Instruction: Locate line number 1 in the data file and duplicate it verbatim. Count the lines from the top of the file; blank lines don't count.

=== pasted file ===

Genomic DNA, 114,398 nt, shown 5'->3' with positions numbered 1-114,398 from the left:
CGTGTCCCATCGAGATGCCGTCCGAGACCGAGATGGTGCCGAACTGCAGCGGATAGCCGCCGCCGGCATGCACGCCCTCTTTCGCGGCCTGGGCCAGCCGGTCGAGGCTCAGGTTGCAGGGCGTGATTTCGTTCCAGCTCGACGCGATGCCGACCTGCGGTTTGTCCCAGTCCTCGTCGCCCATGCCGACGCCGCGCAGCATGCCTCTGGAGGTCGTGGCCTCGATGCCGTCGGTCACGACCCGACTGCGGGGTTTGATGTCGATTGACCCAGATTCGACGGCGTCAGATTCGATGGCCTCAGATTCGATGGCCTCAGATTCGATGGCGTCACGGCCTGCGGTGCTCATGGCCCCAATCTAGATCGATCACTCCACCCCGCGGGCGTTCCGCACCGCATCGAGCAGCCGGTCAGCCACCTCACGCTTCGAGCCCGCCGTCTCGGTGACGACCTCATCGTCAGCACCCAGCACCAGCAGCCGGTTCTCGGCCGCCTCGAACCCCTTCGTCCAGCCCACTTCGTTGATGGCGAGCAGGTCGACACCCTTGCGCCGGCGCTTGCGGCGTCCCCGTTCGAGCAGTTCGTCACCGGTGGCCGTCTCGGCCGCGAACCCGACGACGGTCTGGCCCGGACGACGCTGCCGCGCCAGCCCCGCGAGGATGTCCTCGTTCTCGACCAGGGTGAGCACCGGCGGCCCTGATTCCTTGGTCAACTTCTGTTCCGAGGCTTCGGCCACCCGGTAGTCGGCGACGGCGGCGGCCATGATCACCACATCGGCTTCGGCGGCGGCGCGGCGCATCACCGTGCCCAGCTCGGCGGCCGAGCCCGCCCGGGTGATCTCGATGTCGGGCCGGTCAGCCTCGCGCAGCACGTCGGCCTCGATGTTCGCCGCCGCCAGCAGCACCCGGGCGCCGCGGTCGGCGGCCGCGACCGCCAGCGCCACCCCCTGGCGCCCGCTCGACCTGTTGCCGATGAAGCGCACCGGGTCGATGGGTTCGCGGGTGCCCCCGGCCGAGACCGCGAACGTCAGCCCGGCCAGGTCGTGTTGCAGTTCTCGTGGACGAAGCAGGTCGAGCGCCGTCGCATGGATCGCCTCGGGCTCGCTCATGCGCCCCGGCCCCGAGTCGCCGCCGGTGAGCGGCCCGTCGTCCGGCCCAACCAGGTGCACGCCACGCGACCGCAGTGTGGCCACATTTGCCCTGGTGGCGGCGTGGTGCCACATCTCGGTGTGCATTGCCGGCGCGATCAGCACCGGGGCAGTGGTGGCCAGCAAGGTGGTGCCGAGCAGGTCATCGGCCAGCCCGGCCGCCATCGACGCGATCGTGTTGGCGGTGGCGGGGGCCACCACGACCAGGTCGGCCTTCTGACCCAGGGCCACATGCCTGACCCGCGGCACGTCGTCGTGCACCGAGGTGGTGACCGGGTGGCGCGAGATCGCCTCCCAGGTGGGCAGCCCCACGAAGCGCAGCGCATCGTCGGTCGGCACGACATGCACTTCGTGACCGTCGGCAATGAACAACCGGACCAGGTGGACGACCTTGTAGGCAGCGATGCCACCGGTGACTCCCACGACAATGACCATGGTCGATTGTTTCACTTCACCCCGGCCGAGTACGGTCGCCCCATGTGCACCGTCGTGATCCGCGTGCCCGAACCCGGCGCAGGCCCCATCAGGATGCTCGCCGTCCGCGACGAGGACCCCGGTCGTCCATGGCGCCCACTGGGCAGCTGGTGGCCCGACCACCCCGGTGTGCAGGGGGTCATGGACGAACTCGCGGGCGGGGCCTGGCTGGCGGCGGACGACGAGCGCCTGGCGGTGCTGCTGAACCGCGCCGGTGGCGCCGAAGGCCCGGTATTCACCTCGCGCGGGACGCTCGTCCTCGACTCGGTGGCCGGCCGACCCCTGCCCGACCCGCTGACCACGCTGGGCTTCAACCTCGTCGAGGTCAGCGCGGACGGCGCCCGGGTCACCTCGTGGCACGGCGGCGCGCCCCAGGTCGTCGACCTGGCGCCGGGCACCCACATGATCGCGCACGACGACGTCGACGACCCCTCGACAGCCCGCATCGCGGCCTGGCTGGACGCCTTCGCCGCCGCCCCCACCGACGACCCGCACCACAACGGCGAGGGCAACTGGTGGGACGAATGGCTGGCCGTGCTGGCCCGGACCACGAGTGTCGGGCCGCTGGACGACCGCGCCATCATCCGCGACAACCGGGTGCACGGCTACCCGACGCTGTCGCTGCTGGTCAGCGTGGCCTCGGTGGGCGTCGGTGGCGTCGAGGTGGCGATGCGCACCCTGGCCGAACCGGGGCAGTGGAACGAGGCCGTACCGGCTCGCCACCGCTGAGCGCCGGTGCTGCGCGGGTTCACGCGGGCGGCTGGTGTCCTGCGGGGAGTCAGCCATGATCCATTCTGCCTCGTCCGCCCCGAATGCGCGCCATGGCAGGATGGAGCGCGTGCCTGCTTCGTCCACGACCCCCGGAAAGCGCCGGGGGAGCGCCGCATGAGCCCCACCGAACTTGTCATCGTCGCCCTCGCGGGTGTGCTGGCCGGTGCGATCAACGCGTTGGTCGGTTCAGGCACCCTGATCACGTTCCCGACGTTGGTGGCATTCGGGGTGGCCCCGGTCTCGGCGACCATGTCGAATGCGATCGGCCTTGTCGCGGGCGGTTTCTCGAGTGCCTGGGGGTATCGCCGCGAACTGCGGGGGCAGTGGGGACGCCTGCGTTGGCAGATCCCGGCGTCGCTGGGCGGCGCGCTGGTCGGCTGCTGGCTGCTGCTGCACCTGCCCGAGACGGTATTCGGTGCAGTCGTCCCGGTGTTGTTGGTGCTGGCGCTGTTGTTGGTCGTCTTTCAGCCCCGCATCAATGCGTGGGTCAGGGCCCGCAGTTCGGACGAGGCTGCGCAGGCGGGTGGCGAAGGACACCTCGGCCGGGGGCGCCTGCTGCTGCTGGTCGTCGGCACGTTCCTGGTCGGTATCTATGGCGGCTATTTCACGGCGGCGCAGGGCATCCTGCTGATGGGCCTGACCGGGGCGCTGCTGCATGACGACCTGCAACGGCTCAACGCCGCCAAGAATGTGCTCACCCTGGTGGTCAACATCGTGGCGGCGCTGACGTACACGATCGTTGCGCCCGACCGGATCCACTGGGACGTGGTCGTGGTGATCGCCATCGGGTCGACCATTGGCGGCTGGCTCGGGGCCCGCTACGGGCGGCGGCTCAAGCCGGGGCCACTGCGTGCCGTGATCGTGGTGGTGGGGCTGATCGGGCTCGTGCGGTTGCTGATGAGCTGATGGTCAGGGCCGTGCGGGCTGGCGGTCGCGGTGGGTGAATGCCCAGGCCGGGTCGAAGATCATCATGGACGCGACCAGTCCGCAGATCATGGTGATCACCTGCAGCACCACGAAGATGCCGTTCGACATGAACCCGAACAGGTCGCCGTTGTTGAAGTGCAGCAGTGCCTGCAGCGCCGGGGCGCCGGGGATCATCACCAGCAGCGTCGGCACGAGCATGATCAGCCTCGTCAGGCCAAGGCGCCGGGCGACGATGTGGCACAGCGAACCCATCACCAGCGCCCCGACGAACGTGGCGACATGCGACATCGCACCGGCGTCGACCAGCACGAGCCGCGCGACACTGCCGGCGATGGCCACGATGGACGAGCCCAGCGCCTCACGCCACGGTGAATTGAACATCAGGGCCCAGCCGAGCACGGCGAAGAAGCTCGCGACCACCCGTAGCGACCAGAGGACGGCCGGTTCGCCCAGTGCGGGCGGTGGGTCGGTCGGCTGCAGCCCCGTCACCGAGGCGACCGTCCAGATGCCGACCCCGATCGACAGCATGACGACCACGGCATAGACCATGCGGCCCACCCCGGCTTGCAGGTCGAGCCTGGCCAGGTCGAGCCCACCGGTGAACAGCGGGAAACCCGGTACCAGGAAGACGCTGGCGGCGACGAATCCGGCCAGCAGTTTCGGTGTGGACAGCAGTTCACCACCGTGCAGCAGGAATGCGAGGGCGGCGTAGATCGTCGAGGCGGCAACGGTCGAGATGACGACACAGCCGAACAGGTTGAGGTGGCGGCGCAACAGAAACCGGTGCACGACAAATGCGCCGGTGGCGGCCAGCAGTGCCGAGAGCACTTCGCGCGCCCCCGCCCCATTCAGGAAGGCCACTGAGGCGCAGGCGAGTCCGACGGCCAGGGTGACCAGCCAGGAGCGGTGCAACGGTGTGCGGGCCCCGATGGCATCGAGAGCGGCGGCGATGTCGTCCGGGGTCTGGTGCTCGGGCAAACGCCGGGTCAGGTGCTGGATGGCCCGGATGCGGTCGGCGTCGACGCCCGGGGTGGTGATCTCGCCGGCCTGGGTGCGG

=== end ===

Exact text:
Genomic DNA, 114,398 nt, shown 5'->3' with positions numbered 1-114,398 from the left: